15

You’ll occasionally see an article or blog post questioning the value of brainstorming as a tool to generate and improve the quality of innovative business ideas. One criticism about the value of brainstorming usually stems from the “poor” efficiency of brainstorming techniques, since many ideas are generated which never get developed.

This misperception is fostered by “rules” shared at the start of most group brainstorming exercises stating “every idea is a good idea.” This guideline creates a false expectation that every idea shared in the brainstorming session is ultimately good or even implementable.

More accurately, this brainstorming rule sets up a period of divergent thinking. That’s when strong facilitators ensure a focus on generating the maximum number of ideas with minimal explanation and judging.

Ultimately though, judgment isn’t thrown out in brainstorming or innovation processes. It’s only suspended during a good divergent thinking session. The switch has to then be made to convergent thinking where ideas most certainly need to be judged. In practice, maybe 10% of the ideas survive for further consideration, and still fewer for implementation.

Sure the process can seem unruly and unproductive, but for anyone who’s tried to sit at a desk by themselves and think up innovative ideas, the value of brainstorming is clear, and it’s a tremendously beneficial processto use. – Mike Brown

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Mike Brown

Founder of The Brainzooming Group, and an expert on strategy, creativity, and innovation. Mike is a frequent speaker on innovation, strategic thinking, and social media.

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3

Some blog posts are written with the intention of helping you become more innovative and successful. Some, quite frankly are written as reminders to myself to do things to be more innovative and successful.

Today’s post is one of those.

Be prepared to capture ideas as they come to you. Great ideas arrive out of sequence, at odd times, and evaporate easily.

To contend with that, some people recommend a strategy of having a single “capture” tool to get all your ideas down in one place. For me, the way to go is using a multi-tool (ideally multi-media) approach to capturing ideas: a small notepad, a Flip camera, a smartphone. That’s the mobile toolset.  When not on the move, I use multiple writing and drawing pads since different sizes and formats tend to stimulate different types of ideas for me.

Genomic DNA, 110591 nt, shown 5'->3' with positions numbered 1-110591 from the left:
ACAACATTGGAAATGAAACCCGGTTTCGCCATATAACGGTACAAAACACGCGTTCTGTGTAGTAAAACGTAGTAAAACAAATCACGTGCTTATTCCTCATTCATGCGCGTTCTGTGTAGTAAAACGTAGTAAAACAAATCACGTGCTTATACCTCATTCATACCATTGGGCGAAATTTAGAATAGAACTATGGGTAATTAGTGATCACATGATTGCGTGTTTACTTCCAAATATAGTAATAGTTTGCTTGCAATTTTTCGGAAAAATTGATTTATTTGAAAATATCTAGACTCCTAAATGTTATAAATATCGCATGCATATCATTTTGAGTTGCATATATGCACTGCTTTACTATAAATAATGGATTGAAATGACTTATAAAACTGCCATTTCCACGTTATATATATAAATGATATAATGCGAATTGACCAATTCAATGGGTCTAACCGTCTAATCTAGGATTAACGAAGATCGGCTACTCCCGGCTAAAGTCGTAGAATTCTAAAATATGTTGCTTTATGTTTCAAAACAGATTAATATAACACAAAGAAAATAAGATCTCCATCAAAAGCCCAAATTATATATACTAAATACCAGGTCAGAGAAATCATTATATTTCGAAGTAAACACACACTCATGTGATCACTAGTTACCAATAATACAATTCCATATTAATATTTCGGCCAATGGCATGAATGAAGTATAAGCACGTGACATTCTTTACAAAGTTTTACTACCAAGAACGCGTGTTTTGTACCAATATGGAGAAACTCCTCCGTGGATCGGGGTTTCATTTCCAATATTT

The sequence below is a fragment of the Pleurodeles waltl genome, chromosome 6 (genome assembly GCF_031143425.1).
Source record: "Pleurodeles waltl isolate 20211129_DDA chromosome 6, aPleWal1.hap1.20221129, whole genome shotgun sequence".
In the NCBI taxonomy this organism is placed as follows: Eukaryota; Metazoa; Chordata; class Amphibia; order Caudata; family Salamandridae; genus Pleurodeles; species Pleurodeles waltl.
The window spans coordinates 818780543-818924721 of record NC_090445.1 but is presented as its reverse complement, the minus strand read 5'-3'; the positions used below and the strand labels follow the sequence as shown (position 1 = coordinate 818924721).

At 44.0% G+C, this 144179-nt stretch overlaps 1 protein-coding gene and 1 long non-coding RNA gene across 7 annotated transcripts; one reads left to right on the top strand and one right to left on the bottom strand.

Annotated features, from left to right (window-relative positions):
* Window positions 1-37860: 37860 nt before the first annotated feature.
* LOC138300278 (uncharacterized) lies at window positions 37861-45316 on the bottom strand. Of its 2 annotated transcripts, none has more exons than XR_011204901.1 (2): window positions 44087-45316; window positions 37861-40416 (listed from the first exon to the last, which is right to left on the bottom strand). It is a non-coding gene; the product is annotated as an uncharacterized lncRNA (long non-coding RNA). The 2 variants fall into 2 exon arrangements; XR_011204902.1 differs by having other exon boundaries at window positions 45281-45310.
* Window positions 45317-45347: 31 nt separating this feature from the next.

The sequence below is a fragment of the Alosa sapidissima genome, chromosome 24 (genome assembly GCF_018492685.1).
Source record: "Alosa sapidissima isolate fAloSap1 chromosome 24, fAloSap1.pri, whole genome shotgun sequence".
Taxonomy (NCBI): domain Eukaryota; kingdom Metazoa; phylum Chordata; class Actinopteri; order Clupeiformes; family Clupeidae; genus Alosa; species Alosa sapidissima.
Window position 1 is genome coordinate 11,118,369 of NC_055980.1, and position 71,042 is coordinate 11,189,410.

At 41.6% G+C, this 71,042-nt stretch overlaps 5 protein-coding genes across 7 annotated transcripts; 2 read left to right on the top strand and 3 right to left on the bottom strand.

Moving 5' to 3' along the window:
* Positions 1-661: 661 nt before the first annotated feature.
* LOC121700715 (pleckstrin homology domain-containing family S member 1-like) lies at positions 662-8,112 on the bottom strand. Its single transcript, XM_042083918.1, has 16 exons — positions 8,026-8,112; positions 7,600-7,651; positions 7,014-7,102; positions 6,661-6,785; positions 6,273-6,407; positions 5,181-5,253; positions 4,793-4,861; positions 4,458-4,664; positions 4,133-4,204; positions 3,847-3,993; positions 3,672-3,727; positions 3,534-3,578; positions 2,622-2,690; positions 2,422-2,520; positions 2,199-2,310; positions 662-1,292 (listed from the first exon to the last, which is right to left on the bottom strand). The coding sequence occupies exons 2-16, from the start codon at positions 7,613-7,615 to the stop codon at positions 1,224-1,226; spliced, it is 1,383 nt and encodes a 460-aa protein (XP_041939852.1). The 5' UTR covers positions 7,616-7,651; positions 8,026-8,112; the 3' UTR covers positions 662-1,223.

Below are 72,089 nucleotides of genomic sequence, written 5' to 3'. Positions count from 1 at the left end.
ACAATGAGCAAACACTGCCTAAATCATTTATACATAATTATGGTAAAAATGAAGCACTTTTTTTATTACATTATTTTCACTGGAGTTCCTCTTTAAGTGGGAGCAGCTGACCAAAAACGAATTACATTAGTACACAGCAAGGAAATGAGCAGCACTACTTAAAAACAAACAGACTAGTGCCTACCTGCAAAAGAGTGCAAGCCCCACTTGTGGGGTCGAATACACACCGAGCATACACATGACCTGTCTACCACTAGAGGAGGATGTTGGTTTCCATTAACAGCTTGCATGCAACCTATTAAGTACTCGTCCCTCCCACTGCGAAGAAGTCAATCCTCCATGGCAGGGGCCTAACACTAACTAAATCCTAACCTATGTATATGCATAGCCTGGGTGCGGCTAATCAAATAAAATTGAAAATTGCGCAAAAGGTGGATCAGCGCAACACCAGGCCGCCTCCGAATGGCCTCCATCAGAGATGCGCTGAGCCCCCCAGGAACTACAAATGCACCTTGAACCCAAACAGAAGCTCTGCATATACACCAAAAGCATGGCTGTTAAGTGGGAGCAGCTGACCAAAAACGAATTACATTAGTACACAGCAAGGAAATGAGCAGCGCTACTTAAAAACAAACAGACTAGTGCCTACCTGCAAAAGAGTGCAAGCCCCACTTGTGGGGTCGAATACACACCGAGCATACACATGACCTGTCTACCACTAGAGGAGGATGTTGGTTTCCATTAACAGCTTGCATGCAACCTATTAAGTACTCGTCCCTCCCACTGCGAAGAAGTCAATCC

The problem currently?

I don’t seem to be using any of them very effectively. So this article is intended as a personal strategy prod to get back on the idea capture program.

If you’re currently doing it effectively, go ahead and mock me. If not, let’s both get restarted and not lose any of those little fledgling ideas full of possibilities! – Mike Brown

Mike Brown

Founder of The Brainzooming Group, and an expert on strategy, creativity, and innovation. Mike is a frequent speaker on innovation, strategic thinking, and social media.

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2

Is your current job using your full mental, creative, innovative, or other type of skill that’s really important to you for being fulfilled in your career?

No?

Want some advice?

Quit complaining and really exploit the situation. At least for right now.

Seem like a bizarre strategy?

In the past I would have thought so, but not anymore.

At one point, I considered a less than mentally taxing job something to be avoided at all costs or quickly fixed if it happened to develop. Having experienced a little more of life, however, my perspective has changed.  Now, I’d recommend using your current situation as an opportunity to apply your untapped talents and energy into innovating your next phase of life.